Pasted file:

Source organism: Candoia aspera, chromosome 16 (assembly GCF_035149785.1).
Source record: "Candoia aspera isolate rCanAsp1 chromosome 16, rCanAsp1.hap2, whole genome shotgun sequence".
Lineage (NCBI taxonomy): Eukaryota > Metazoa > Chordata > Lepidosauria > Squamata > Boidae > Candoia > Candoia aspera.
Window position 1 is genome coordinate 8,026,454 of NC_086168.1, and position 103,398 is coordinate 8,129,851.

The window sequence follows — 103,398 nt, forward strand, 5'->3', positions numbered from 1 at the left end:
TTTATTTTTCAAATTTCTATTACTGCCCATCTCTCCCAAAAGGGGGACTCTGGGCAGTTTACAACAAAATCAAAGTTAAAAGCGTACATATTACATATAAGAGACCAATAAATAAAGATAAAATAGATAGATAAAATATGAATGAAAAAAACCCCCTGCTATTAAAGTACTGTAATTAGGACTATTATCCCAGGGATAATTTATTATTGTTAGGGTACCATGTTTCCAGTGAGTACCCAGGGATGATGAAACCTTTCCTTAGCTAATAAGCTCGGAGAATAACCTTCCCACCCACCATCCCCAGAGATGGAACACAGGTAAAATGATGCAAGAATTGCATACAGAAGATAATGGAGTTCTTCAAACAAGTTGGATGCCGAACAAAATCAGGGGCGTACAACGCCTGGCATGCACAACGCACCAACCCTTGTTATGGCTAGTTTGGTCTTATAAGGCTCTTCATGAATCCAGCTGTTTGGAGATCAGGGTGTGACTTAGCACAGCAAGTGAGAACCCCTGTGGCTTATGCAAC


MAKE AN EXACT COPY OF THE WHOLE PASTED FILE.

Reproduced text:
Source organism: Candoia aspera, chromosome 16 (assembly GCF_035149785.1).
Source record: "Candoia aspera isolate rCanAsp1 chromosome 16, rCanAsp1.hap2, whole genome shotgun sequence".
Lineage (NCBI taxonomy): Eukaryota > Metazoa > Chordata > Lepidosauria > Squamata > Boidae > Candoia > Candoia aspera.
Window position 1 is genome coordinate 8,026,454 of NC_086168.1, and position 103,398 is coordinate 8,129,851.

The window sequence follows — 103,398 nt, forward strand, 5'->3', positions numbered from 1 at the left end:
TTTATTTTTCAAATTTCTATTACTGCCCATCTCTCCCAAAAGGGGGACTCTGGGCAGTTTACAACAAAATCAAAGTTAAAAGCGTACATATTACATATAAGAGACCAATAAATAAAGATAAAATAGATAGATAAAATATGAATGAAAAAAACCCCCTGCTATTAAAGTACTGTAATTAGGACTATTATCCCAGGGATAATTTATTATTGTTAGGGTACCATGTTTCCAGTGAGTACCCAGGGATGATGAAACCTTTCCTTAGCTAATAAGCTCGGAGAATAACCTTCCCACCCACCATCCCCAGAGATGGAACACAGGTAAAATGATGCAAGAATTGCATACAGAAGATAATGGAGTTCTTCAAACAAGTTGGATGCCGAACAAAATCAGGGGCGTACAACGCCTGGCATGCACAACGCACCAACCCTTGTTATGGCTAGTTTGGTCTTATAAGGCTCTTCATGAATCCAGCTGTTTGGAGATCAGGGTGTGACTTAGCACAGCAAGTGAGAACCCCTGTGGCTTATGCAAC